– James E. Lukaszewski, ABC, APR, Fellow PRSA
Why is it that really smart people continue to help others justify their lack of success by praising failure? This year Harvard Business Review devoted an annual issue to failure. The New York Times Sunday Magazine recently published an entire issue devoted to failure. Amazon lists 23,118 books with the word “failure” in the title. What gives?
Somewhere along the line, the folks who were supposed to be intelligent, forward thinking, and future makers, have gone down this weird side road called In Praise of Failure. More and more CEOs are writing about looking for employees who can fail successfully.
Ron Friedman’s new book (which I like), “The Best Place to Work,” begins by telling us that “success is overrated,” then devotes the first chapter to the metrics of failure. Defining success in terms of failure has been around for a long time but the concept is now so ubiquitous that its original lesson seems lost . . . although Dr. Friedman works hard to do just that using Babe Ruth, Thomas Edison, Steve Jobs, and others as examples of geniuses who failed a lot more than they succeeded.
My favorite of the success defining failures is the story of Thomas Edison. He is reputed to have said, after being asked by a reporter, “Why did it take you more than 4000 failed attempts to invent something as simple as a light bulb filament?” Edison’s response was said to have been, “I just ran out of ways to do it wrong.”
The problem with these examples is that they’re all about genuine geniuses who persevered, struggled and overcame the odds against their own success.
The way these stories of failure are generally applied are, however, entirely different. According to the current conventional wisdom of failure, we should probably be doubling the salaries of all people engaged in education in America because they produce so much consistent student failure and lack of success. In recent years, the level of quality as evidenced by college students taking employment examinations has slid tremendously. We routinely send new hires to grammar school, spelling school, writing school, listening school, remedial course studies schools. The students seemed puzzled because their professors rarely demanded perfection in these areas.
Or, how about General Motors with several million cars in recall status, reflecting failure on a massive scale.
Perhaps we should raise the salaries of people who manage our prisons. High recidivism rates indicate extraordinary failure in rehabilitating prisoners.
Promoting failure as a desirable outcome makes failure a viable outcome. Encouraging failure denigrates success and achievement. All the examples of successful failures are of geniuses.
How about Congress and the President? In the minds of many both are enormous failures and disappointments. When will the smart people start praising all of these elected folks — new and old — who daily let our country down, our culture down, and perhaps open our country to extraordinary vulnerability?
Sadly, the greatest daily engine of failure promotion in American society remains the news media and the new media (sometimes more anti than social). These institutions revel in errors, mistakes, bad outcomes, and forecast new dooms every day. The sheer volume of attention and resources showered on perpetrators and big time criminals at the expense of victims is enormously disheartening. If you think the news is bad right now . . . just wait a few nano-seconds, the current news cycle, and it will get worse. The media often appear to hope for mistakes, victimization, self-induced or intentionally induced drama and damage.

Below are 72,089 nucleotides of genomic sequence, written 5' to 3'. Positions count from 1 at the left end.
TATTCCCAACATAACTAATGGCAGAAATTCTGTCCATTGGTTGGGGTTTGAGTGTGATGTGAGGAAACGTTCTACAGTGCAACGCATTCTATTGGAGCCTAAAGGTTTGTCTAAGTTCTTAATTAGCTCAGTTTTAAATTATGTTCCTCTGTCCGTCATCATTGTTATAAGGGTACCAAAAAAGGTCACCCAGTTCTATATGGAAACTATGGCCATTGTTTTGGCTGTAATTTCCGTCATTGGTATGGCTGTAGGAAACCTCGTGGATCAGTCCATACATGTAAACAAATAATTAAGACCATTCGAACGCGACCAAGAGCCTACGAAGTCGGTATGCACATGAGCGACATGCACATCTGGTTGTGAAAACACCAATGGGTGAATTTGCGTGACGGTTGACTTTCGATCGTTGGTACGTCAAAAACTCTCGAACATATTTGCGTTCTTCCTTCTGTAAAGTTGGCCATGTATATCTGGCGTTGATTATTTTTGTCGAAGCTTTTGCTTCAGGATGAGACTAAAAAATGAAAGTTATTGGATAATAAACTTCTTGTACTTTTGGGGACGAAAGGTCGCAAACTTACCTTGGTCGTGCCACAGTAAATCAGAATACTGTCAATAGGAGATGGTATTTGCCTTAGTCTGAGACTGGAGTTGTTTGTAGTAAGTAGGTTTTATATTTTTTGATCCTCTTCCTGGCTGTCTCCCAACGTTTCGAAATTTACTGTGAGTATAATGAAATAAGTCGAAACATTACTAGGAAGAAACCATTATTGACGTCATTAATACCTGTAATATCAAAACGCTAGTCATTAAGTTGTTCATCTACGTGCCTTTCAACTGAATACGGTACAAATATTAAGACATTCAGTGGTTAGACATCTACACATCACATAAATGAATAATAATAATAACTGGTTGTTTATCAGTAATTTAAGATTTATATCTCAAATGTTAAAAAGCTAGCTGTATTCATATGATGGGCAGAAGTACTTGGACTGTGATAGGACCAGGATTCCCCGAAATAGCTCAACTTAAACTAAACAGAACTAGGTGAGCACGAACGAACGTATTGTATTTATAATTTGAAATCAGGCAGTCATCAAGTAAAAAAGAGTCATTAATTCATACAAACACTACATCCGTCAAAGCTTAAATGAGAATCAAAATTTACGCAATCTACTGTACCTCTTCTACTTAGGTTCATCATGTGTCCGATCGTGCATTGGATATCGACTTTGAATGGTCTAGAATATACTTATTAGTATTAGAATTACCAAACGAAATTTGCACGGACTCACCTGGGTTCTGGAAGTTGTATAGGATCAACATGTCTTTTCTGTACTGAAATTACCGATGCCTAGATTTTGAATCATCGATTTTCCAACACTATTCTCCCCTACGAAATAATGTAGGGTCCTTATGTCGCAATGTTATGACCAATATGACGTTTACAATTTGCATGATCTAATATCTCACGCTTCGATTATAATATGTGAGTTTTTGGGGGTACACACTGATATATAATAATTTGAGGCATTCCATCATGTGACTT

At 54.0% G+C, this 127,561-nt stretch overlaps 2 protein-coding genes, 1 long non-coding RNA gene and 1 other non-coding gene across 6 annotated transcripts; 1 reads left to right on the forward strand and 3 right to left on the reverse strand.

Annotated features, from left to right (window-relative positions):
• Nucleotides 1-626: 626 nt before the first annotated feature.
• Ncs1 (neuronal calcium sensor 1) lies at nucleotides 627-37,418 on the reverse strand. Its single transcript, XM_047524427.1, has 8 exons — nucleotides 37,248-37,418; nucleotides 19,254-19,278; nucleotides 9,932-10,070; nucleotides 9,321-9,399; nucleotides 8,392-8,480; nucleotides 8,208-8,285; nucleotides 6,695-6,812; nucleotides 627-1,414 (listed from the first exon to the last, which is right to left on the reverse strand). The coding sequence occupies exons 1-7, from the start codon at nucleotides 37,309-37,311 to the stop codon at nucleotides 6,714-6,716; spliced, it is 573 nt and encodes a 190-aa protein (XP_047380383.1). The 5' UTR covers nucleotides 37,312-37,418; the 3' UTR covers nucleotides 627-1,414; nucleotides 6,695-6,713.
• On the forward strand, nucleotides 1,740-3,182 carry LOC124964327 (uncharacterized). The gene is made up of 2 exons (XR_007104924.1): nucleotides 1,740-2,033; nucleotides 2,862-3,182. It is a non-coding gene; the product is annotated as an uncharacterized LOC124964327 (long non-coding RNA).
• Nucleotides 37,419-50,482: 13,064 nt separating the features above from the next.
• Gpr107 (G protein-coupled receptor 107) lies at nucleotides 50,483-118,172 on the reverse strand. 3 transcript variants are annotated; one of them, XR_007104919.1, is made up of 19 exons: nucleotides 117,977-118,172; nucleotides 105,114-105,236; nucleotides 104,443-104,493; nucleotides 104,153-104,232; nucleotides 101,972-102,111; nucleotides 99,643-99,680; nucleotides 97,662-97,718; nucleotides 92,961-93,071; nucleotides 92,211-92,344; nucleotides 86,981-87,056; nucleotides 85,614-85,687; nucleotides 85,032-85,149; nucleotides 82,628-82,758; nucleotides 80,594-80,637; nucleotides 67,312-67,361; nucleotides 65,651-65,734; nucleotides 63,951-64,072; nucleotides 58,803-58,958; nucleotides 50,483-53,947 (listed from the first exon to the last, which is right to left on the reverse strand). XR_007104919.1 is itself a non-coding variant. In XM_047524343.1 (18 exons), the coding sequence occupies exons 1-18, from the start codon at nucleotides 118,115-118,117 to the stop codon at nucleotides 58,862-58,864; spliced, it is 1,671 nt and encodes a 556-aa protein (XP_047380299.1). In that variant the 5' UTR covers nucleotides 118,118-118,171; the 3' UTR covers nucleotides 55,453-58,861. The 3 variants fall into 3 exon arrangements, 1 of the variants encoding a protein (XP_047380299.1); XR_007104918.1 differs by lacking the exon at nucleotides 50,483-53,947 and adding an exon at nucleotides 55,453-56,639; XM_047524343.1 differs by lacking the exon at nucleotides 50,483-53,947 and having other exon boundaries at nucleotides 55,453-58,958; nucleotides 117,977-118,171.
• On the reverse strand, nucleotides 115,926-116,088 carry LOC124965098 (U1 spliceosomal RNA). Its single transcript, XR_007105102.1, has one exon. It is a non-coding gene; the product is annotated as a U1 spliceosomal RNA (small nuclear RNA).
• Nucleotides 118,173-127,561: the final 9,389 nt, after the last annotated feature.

Adoring and praising failure, contention, conflict, confrontation and minimizing achievement, accomplishment, success, and progress contributes to the confusion over the roles, goals and direction of our culture and society.
Babe Ruth worked extremely hard to get the opportunity to make all those strikeouts in
the major leagues while hitting all those home runs. Thomas Edison was relentless in his efforts to find something as elementary as a light bulb filament. The garage boys, Gates, Jobs, Hewlett and Packard were extraordinarily purposeful in their mistake making, something overlooked in our culture and educational system.
The core problem with encouraging failure is that far too many who do fail, aren’t guided to learn anything from the experience because they can get by. The glib acceptance of failure lets far too many off the hook about the true challenges of getting ahead and achieving.
Wouldn’t it be amazing if we woke up one day and said, “Making mistakes carelessly or intentionally is unlikely to help you become a Steve Jobs or Bill Gates. That’s what it appears we are allowing ourselves to believe and advocate. Let’s stop the phony self-forgiveness that is so automatic these days. What if we committed to building a culture that expects the right thing before doing anything? If rather than promoting wrongness, we celebrated rightness; achievement; success and helping each other get it right, whatever the right happens to be?
If someone ever publishes,” Failure for Dummies,” skip it. You should rather buy and read the book, “Failure is For Geniuses,” which shines a truthful light on how extremely difficult it is to fail yet succeed.